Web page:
Batteries prius-generator

Published on February 5th, 2013 | by Nicholas Brown

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Turn Your Prius Into a Backup Generator

There are so many ways to put things to use, and, the usefulness of items depends on your location.For example, are power outages frequent in your area? Especially long ones? If so, a backup generator makes sense, and a new “Plug-Out Kit” for the Toyota Prius hybrid turns this fuel sipper into a backup generator.

ConVerdant Vehicles, LLC is offering a product called a “Plug-Out Kit” for Toyota Prius owners that enables them to use their Prius batteries to power their houses partially or fully with power during outage. It starts at $200 for the 1 kW model. The larger 3 kW island units costs $1,300.

Another considerable benefit is that diesel and gasoline-fueled generators tend to sit for a long time until they are needed, and then fail to start when they actually are needed, while cars are used often. If you use your Toyota Prius, at least you can be sure that it will work most of the time, because malfunctions will manifest themselves when you try to drive to work, rather than the next time there is an outage, and you’re likely to fix it promptly.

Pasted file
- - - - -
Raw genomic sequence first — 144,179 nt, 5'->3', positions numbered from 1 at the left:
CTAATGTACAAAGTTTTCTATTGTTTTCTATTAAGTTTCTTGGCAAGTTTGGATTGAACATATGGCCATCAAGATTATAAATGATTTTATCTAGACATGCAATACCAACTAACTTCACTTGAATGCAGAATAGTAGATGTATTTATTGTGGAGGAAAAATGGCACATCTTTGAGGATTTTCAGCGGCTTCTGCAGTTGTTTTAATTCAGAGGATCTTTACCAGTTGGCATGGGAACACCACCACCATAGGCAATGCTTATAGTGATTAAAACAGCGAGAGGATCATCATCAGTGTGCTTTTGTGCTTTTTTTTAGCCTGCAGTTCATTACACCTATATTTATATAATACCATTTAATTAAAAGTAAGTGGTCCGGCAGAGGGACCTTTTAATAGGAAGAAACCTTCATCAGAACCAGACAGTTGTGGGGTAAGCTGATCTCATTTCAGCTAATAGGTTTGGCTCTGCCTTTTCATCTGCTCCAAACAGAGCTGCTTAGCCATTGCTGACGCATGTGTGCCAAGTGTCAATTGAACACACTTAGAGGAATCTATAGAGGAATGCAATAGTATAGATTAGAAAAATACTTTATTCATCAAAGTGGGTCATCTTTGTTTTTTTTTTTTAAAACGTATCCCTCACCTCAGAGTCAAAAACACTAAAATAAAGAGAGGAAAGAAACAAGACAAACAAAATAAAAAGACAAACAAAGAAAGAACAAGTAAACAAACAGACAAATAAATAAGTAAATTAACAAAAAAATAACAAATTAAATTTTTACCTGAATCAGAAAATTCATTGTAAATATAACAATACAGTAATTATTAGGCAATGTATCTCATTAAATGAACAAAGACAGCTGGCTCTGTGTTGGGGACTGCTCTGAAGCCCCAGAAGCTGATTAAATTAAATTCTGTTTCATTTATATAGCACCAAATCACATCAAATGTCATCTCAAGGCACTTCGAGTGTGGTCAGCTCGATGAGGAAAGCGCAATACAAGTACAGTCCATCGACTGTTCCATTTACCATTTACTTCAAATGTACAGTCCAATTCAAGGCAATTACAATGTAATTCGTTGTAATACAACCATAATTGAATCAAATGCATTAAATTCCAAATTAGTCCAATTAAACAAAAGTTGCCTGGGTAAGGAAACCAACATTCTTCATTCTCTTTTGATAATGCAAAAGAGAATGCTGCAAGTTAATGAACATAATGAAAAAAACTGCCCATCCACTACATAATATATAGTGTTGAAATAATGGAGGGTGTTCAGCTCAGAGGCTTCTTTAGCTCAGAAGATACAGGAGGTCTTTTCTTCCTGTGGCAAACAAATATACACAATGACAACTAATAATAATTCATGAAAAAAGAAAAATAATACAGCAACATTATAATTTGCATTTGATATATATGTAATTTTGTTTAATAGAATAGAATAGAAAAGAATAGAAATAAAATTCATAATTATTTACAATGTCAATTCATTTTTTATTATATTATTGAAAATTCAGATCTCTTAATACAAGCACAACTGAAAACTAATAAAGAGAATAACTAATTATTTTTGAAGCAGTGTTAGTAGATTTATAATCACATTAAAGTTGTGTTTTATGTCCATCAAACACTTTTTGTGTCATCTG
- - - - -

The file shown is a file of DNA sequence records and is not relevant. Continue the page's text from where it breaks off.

Hybrid car batteries in general tend to be small compared to house batteries (not to be confused with electric car batteries, which are enormous), but the built-in Prius gas engine will recharge the battery when necessary. You cannot achieve a 3 kW power supply with a typical gasoline-powered car, though. Contrary to popular belief, car alternators normally don’t generate more than 2 kW of power, and 2 kW is well above average.

However, you could still power some larger appliances off of a Toyota Prius battery pack in a pinch, adding another layer of versatility to the world’s most popular hybrid.

Source: Green Car Reports

Photo Credit: Green Car Reports

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About the Author

writes on CleanTechnica, Gas2, Kleef&Co, and Green Building Elements. He has a keen interest in physics-intensive topics such as electricity generation, refrigeration and air conditioning technology, energy storage, and geography. His website is: Kompulsa.com.



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